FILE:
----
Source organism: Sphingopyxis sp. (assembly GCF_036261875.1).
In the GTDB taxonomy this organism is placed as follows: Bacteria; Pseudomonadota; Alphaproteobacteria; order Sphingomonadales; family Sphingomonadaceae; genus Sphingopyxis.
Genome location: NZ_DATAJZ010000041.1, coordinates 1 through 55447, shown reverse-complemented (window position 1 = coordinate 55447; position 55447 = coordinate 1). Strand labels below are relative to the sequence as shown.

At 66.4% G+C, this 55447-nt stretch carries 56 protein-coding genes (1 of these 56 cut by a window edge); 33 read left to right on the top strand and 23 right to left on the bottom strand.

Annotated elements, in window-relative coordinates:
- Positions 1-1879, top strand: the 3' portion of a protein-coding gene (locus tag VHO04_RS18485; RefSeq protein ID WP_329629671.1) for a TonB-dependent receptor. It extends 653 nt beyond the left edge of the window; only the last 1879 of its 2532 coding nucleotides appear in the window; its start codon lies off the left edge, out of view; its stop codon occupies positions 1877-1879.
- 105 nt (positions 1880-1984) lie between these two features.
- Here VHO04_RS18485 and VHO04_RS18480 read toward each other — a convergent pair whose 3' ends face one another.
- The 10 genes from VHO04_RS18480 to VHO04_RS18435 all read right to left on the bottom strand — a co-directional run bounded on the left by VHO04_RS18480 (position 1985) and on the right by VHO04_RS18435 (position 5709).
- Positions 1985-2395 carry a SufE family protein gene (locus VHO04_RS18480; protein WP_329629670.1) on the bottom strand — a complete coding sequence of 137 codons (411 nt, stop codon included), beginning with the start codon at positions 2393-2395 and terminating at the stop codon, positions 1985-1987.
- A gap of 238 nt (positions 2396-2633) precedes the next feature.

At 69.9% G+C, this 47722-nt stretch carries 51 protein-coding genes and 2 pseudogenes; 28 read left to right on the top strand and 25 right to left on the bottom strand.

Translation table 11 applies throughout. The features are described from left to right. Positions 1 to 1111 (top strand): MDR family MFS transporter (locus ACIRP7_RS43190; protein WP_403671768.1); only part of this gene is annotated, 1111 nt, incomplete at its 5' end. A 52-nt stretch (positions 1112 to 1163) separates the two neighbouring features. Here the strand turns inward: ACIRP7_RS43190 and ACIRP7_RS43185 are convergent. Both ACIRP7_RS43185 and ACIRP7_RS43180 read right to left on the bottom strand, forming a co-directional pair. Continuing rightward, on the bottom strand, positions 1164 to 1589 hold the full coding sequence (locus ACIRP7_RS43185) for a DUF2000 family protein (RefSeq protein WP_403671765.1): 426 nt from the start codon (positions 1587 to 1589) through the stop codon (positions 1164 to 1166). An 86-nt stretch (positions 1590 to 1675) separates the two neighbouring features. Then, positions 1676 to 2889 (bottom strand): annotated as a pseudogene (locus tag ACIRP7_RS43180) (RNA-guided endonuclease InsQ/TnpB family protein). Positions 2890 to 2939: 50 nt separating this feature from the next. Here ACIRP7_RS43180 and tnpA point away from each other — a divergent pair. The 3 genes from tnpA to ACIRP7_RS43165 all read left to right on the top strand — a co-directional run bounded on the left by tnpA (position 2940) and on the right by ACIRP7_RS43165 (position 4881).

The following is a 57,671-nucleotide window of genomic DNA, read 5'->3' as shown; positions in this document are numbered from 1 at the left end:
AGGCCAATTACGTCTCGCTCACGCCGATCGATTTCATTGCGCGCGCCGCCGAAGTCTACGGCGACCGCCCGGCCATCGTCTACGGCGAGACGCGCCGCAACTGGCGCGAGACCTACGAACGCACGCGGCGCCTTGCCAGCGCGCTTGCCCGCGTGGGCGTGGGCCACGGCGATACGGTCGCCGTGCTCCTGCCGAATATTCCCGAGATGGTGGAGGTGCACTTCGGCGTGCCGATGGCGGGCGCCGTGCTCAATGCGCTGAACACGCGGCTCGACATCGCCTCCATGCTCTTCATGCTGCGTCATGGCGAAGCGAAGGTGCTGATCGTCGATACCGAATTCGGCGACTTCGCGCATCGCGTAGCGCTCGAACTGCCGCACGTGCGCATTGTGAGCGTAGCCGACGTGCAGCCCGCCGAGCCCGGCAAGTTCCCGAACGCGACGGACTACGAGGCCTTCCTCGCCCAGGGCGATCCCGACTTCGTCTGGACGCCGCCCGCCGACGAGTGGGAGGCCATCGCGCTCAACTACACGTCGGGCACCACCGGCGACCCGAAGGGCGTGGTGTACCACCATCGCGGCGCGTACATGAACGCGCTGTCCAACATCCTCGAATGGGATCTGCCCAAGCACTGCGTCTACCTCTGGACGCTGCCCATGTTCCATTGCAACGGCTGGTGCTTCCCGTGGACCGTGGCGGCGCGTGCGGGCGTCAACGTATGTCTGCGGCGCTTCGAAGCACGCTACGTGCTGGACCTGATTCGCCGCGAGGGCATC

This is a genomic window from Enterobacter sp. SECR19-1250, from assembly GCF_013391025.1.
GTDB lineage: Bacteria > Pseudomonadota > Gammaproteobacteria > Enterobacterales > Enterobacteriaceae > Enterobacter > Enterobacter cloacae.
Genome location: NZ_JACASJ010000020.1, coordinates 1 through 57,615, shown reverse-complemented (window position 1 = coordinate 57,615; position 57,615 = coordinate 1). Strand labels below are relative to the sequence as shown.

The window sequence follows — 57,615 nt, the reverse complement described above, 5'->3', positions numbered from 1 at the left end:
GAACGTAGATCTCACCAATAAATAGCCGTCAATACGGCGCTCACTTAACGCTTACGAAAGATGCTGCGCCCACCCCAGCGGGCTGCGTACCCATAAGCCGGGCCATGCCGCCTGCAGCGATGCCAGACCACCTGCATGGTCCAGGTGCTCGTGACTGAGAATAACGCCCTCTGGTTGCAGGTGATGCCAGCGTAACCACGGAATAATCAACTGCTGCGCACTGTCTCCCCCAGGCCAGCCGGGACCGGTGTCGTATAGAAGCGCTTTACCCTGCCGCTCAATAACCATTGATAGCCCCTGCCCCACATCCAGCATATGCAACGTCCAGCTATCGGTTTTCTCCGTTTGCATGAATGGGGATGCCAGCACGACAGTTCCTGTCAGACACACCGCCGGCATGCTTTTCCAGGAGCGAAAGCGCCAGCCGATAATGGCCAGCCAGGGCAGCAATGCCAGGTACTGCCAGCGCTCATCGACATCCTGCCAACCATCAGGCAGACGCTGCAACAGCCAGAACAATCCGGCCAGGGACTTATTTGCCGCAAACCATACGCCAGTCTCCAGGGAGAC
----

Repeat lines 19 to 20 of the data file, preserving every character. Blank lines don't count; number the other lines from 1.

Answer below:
The window sequence follows — 57,615 nt, the reverse complement described above, 5'->3', positions numbered from 1 at the left end:
GAACGTAGATCTCACCAATAAATAGCCGTCAATACGGCGCTCACTTAACGCTTACGAAAGATGCTGCGCCCACCCCAGCGGGCTGCGTACCCATAAGCCGGGCCATGCCGCCTGCAGCGATGCCAGACCACCTGCATGGTCCAGGTGCTCGTGACTGAGAATAACGCCCTCTGGTTGCAGGTGATGCCAGCGTAACCACGGAATAATCAACTGCTGCGCACTGTCTCCCCCAGGCCAGCCGGGACCGGTGTCGTATAGAAGCGCTTTACCCTGCCGCTCAATAACCATTGATAGCCCCTGCCCCACATCCAGCATATGCAACGTCCAGCTATCGGTTTTCTCCGTTTGCATGAATGGGGATGCCAGCACGACAGTTCCTGTCAGACACACCGCCGGCATGCTTTTCCAGGAGCGAAAGCGCCAGCCGATAATGGCCAGCCAGGGCAGCAATGCCAGGTACTGCCAGCGCTCATCGACATCCTGCCAACCATCAGGCAGACGCTGCAACAGCCAGAACAATCCGGCCAGGGACTTATTTGCCGCAAACCATACGCCAGTCTCCAGGGAGAC